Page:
Question Eight: You moved to China. How has living away from the United States assisted in dealing with the memories of the difficult situations you have experienced?
Answer Eight: Living in Asia has been wonderfully healing for me. I am certain God would have gradually healed me wherever I was living on this earth, but life in China gave me a unique perspective. There was space, for one thing, which helped me to gain both emotional and physical distance, affording me a better look at what had happened to me in California and what God wanted to do within me. The new friends I made in China taught me all kinds of lessons that illuminated God’s truth from Scripture and caused me to see the person of Jesus Christ more clearly.
I was surprised to finally feel “at home” in China. That, for me, involved a great spiritual healing and coming back to a point of rest within God’s heart; being glad to be in His loving presence; knowing that all my sins are utterly forgiven and cast away; and, sensing His divine heart of grace. Home has literally – for me – become His own Heart.
I am so thankful that God used some humble people in this vast country to teach me so much about His love and grace.
Question Nine: Music is very important in your life. Please share what music and the piano mean to you.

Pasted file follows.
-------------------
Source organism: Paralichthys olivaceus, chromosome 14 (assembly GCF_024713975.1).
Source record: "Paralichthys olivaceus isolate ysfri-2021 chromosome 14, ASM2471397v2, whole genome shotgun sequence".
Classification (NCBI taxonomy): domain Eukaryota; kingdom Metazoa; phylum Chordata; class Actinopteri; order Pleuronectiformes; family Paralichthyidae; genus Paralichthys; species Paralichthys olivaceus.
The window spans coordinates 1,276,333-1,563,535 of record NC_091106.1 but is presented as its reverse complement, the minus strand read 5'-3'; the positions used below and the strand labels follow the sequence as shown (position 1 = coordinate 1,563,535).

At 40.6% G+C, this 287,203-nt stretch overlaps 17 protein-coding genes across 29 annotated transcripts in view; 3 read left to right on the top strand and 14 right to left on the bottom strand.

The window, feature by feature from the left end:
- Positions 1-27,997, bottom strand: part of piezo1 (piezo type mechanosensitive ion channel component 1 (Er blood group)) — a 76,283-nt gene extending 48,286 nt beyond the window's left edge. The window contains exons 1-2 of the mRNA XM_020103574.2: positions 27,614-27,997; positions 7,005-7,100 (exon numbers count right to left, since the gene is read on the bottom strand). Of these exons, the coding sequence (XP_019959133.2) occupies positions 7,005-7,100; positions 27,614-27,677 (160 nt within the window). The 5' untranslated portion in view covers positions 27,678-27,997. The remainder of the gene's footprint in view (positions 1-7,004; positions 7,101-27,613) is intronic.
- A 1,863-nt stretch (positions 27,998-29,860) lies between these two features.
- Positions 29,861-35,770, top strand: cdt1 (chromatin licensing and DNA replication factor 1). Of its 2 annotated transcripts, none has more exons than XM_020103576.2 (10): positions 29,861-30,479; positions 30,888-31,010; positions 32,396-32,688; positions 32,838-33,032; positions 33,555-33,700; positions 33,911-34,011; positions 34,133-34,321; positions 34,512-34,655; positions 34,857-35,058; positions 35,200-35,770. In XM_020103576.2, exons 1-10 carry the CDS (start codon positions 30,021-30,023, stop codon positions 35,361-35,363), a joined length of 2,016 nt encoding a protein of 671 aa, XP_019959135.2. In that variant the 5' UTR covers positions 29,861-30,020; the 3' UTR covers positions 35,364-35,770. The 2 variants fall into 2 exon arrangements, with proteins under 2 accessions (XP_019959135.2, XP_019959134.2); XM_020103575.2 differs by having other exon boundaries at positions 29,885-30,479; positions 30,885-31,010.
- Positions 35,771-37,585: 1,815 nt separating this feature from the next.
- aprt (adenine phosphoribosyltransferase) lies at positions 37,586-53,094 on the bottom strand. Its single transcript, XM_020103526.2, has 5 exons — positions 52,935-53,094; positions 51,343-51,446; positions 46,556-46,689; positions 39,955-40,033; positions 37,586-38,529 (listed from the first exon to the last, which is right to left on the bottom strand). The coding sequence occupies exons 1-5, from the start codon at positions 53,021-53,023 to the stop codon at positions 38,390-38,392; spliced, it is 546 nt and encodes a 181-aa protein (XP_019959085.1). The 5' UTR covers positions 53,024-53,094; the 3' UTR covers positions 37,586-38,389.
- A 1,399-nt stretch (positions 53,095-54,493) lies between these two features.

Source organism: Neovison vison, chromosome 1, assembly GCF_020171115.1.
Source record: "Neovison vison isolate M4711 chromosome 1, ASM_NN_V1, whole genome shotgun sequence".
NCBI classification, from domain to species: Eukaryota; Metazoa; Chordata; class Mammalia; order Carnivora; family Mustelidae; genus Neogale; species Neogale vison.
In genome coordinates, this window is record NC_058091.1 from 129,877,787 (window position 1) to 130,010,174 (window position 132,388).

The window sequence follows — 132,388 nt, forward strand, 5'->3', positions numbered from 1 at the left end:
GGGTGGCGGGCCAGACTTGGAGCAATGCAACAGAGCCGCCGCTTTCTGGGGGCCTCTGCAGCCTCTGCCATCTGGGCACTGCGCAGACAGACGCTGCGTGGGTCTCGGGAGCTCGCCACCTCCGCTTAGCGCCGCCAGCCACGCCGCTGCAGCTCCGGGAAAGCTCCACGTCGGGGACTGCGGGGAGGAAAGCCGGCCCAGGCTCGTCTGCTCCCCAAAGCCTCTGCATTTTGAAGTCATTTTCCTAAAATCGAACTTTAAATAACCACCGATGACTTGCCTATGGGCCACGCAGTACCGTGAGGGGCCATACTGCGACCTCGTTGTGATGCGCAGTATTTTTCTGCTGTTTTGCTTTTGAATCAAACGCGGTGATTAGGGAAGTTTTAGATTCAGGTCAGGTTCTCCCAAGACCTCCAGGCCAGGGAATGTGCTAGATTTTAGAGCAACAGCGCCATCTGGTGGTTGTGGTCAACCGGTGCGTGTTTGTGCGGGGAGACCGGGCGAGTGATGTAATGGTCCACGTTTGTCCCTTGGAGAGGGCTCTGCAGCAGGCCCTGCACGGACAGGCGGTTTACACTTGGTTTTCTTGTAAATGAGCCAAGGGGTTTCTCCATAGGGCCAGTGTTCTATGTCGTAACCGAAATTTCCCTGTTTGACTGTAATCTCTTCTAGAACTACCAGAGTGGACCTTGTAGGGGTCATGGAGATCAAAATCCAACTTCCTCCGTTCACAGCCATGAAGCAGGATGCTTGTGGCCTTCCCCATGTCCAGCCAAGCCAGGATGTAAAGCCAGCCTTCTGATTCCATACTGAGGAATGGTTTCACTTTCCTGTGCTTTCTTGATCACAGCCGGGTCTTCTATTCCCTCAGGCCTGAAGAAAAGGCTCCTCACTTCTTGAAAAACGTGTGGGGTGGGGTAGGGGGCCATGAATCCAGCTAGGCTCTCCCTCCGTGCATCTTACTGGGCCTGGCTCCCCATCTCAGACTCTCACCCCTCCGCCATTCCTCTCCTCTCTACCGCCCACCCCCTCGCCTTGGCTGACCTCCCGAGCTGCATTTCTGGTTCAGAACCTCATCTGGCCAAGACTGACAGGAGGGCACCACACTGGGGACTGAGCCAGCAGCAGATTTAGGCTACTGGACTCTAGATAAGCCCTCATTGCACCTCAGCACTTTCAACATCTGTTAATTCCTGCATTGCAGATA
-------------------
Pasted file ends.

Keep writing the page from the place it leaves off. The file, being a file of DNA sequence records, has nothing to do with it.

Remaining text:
Answer Nine: Yes, music is important to me! Especially the piano, which is my instrument of choice. I have found that God speaks through music, and especially so – at least for me – here in China. When I sit down by myself and play through the old gospel tunes and hymns I learned as a child, it’s as if the words that He wrote into my heart come back to mind on fresh winds of renewal. I often teach these same songs to worshipers at house or countryside gatherings of praise. It sometimes feels as if God has taken all the early interests of my childhood – teaching, music and writing – and is weaving an unexpected tapestry of ministry and beauty that I can share with many.
Question Ten: Your experiences are such that you may have questioned your faith in God and decided that men cannot be trusted. Have you given up on God or every having a meaning relationship with men?
Answer Ten: Another good question. (you ask hard questions, by the way!) As Scandalon points out, I have struggled with my faith in God, yes. But, never to the point where I stopped believing. I believed He was God, I just didn’t believe I was “welcomed” into His presence anymore. But as the book also reveals, I learned the glory of His grace in specific ways and began to enjoy a close walk with God once again.
I have known a string of men who were not trustworthy, yes. That is sadly true. My father, my former husband, and “Dr. Travis”. And there have been others along the way who have shocked me in one way or another, as well.
I am circumspect when it comes to relationships, yes, but I have not given up, by any means. I still hold dreams of a wonderfully strong and happy intimate marriage. I pray for the right man to come into my life, although it is difficult meeting people while living here in a semi-remote region of China. I pray about this and trust God. I really do.
I have hope in the future because I hope in the Lord. Without Him, I have nothing and with Him, I have everything. That brings me huge joy and great hope.